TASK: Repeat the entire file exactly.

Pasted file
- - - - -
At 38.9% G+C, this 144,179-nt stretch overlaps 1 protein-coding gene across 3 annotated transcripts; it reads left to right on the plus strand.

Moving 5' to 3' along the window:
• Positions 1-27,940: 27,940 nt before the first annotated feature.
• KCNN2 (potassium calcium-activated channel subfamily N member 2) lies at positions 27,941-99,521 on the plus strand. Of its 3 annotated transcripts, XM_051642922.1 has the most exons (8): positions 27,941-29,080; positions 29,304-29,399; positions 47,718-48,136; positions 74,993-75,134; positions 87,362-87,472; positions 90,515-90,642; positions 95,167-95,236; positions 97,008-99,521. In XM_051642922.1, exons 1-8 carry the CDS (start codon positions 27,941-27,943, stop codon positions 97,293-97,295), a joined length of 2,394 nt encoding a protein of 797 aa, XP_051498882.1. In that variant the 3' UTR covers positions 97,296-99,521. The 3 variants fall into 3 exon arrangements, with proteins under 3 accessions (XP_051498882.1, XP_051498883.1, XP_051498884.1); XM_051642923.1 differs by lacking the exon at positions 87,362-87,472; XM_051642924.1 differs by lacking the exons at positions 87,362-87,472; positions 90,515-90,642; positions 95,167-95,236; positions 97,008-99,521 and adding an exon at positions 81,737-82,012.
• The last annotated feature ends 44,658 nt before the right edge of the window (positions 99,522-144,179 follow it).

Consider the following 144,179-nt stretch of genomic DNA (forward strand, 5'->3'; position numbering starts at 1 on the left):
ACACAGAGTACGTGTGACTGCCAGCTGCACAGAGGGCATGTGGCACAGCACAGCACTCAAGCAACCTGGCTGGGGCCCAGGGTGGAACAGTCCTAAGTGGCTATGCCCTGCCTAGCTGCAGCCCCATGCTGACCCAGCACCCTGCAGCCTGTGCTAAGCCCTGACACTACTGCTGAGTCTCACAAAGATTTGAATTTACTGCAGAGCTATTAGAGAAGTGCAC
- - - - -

At 38.9% G+C, this 144,179-nt stretch overlaps 1 protein-coding gene across 3 annotated transcripts; it reads left to right on the plus strand.

Moving 5' to 3' along the window:
• Positions 1-27,940: 27,940 nt before the first annotated feature.
• KCNN2 (potassium calcium-activated channel subfamily N member 2) lies at positions 27,941-99,521 on the plus strand. Of its 3 annotated transcripts, XM_051642922.1 has the most exons (8): positions 27,941-29,080; positions 29,304-29,399; positions 47,718-48,136; positions 74,993-75,134; positions 87,362-87,472; positions 90,515-90,642; positions 95,167-95,236; positions 97,008-99,521. In XM_051642922.1, exons 1-8 carry the CDS (start codon positions 27,941-27,943, stop codon positions 97,293-97,295), a joined length of 2,394 nt encoding a protein of 797 aa, XP_051498882.1. In that variant the 3' UTR covers positions 97,296-99,521. The 3 variants fall into 3 exon arrangements, with proteins under 3 accessions (XP_051498882.1, XP_051498883.1, XP_051498884.1); XM_051642923.1 differs by lacking the exon at positions 87,362-87,472; XM_051642924.1 differs by lacking the exons at positions 87,362-87,472; positions 90,515-90,642; positions 95,167-95,236; positions 97,008-99,521 and adding an exon at positions 81,737-82,012.
• The last annotated feature ends 44,658 nt before the right edge of the window (positions 99,522-144,179 follow it).

Consider the following 144,179-nt stretch of genomic DNA (forward strand, 5'->3'; position numbering starts at 1 on the left):
ACACAGAGTACGTGTGACTGCCAGCTGCACAGAGGGCATGTGGCACAGCACAGCACTCAAGCAACCTGGCTGGGGCCCAGGGTGGAACAGTCCTAAGTGGCTATGCCCTGCCTAGCTGCAGCCCCATGCTGACCCAGCACCCTGCAGCCTGTGCTAAGCCCTGACACTACTGCTGAGTCTCACAAAGATTTGAATTTACTGCAGAGCTATTAGAGAAGTGCAC